Game Studies Symposium at Kadıköy

Today I was a moderator at the Game Studies Symposium that took place at TAK (Kadıköy Design Workshop), and I had the honour to sit around the same table with a number of prominent figures from the turkish game studies and game development scene: Kerem Yavuz Demirbaş (IT Kopenhagen, Marmara U.), Tonguç Sezen (Georgia Tech, Bilgi U.), Diğdem Sezen (Georgia Tech, İstanbul U.), and Fasih Sayın (Crytek İstanbul, İstanbul U.). We had an interesting talk about game studies in front of a group of around 100 game developers, game researchers and game enthusiasts. Topics changed quickly and showed great variety, and the audience was keen to jump in with nice comments!

Before and after the event, I find the chance to talk many friends such as Ali Batı (a very talented and successful game developer from İstanbul) and Orçun Nişli (known for his work on the game Monochrome), and also some of the students that I worked together with at the BUG Game Dev Summer School back in 2012: Engin, Furkan, Atakan, Güney and Şan.

The organizer of the event was Güven Çatak, founder and executive at BUG Labs in Bahçeşehir U./İstanbul, in cooperation with Mehmet Kentel from the turkish critical game studies blog Fareler Oyunda. I’m thankful for the good time they made possible for us!

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Back from the Semiotics Congress in Burgos

Between October 16-18 I have been in Burgos/Spain to join a wonderful group of Semioticians from all around the World. I gave a talk on theories of game temporality in game studies, which can be found here.

I had been invited by Rayco Gonzalez from the University of Burgos in behalf of the Spanish Association of Semiotics. I was over the moon to meet semioticians like Bertrand Remy from Paris and Paolo Fabbri from Rome. Lucky enough to walk into a Jean Miro exhibition in the cathedral of Burgos, I also visited the Guggenheim Museum in Bilbao, something I was dreaming of ever since I saw the images of this building that was designed by Frank Gehry.

Beyond that, I liked Spain a lot, and I’d love to go back there again.

Izmir, Izmir University…

After a break of almost 8 months, I’m teaching again. This time I’m a full time assistant professor at the Film and TV department at Izmir University. The department is newly established and it is a nice challenge to be part of the process to make it flourish.

Izmir University is located at Göztepe/Izmir, just a 2 minutes walk from where my parents live and where I grew up. I’m happy to have back this feeling of proximity.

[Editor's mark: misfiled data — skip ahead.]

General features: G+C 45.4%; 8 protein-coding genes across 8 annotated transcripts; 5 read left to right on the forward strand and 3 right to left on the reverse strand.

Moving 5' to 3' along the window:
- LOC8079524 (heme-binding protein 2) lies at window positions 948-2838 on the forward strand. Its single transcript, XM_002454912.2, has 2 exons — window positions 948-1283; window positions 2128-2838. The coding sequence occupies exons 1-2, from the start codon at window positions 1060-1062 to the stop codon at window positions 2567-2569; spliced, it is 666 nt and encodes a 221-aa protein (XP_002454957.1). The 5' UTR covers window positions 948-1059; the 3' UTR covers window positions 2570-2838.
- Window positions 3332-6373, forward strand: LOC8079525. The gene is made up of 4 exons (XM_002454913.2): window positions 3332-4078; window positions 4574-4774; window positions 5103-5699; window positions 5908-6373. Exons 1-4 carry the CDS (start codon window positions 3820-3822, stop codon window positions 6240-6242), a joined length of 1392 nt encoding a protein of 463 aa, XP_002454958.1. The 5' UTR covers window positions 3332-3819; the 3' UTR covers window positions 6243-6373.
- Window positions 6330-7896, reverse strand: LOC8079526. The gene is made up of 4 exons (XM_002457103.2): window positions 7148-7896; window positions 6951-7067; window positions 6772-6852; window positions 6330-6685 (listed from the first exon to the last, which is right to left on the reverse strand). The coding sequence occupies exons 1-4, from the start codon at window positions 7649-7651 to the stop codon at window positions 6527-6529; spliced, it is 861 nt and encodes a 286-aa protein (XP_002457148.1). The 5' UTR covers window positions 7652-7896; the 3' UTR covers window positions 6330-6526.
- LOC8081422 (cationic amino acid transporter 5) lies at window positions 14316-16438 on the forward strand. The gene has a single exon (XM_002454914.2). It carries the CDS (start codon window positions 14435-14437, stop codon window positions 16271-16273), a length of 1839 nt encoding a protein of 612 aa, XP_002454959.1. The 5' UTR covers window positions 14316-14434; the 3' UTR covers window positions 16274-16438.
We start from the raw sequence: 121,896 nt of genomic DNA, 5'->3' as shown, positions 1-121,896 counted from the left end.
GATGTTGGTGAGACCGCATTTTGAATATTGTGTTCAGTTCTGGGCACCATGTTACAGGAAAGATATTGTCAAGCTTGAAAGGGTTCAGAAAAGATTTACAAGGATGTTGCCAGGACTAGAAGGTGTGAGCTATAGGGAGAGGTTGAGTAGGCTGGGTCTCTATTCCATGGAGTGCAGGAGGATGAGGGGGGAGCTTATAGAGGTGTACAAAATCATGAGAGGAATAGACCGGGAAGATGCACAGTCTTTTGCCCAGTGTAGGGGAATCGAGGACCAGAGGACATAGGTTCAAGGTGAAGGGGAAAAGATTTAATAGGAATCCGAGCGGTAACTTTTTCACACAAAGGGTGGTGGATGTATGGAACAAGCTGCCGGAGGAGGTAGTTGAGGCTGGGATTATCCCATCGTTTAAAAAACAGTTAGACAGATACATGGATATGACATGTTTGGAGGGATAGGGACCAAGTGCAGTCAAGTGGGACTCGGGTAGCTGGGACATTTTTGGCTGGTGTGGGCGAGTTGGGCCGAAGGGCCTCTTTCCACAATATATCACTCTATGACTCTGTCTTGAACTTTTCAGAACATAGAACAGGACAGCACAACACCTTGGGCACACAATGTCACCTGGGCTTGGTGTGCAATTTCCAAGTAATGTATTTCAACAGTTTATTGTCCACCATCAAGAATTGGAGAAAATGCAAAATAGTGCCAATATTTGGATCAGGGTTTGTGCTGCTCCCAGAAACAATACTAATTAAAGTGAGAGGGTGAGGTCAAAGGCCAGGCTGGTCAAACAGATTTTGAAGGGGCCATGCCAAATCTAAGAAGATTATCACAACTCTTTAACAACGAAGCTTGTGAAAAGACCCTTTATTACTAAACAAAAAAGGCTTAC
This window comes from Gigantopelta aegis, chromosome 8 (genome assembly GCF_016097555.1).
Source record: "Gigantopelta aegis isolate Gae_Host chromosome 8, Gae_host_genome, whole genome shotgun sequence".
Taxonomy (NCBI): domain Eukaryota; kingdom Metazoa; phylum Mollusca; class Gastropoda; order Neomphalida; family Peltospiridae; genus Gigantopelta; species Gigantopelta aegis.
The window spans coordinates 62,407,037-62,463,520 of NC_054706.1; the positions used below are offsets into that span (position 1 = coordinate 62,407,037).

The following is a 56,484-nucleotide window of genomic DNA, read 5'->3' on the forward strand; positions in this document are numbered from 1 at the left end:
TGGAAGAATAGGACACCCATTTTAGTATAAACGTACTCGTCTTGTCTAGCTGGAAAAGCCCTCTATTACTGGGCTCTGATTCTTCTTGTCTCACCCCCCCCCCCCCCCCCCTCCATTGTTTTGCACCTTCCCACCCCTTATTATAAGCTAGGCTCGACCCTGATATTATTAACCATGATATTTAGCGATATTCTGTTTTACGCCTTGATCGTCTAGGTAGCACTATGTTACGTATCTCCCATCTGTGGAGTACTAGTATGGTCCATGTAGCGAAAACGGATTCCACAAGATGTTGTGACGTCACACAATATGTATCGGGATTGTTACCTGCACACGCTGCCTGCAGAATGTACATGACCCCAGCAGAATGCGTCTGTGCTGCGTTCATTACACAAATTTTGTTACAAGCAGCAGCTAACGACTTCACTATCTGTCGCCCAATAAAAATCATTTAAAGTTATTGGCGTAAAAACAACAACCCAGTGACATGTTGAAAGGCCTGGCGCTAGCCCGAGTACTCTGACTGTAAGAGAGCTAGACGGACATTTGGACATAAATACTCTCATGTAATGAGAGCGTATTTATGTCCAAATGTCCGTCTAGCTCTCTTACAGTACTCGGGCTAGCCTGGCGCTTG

I found a nice place to live, and it looks like my two cats are happy with the place too!

My contract runs until September 2014.

 

The Production of Subject and Space in Video Games

My latest article has been published in GAME, the Italian Journal of Game Studies, along a number of very interesting other articles.

For GAME, go here.

For my article, go here.

Contemporary Screen Narratives Conference

I was in the UK last week to deliver a presentation at the Contemporary Screen Narratives Conference at the University of Nottingham. I had a great time there, meeting a lot of interesting people, and having the chance to meet Henry Jenkins and Jason Mittell in person.

I hope I can be part of such a nice event soon again, and I’m very grateful to the people at Nottingham University who organized this event. Thanks, Anthony and Aaron!

You can find a version of my presentation here on gamasutra.

Narrative Design and Audio-Visual Style in Games

These are the slides of a lecture on narrative design and audio-visual style that I presented last year in December at the METU Informatics Institute Game Aestethics course. I hope you enjoy it!

Global Game Jam 2011!

We’ve been again part of the Global Game Jam this year! Once more we had lots of fun during the 48 hours game development marathon.

The host at our location Gazimağusa was again the Eastern Mediterranean University. 17 people came together to start on a number of project and we were happy to complete one of the projects in time: A game title “Nerdic Geek Jam”; a parody of the 48 hours that a jammer goes through during the Global Game Jam.  The game is far from being perfect, has functionality problems, and most important, there are huge accessibility problems. Yet we see it as a foundation for further development efforts of the game.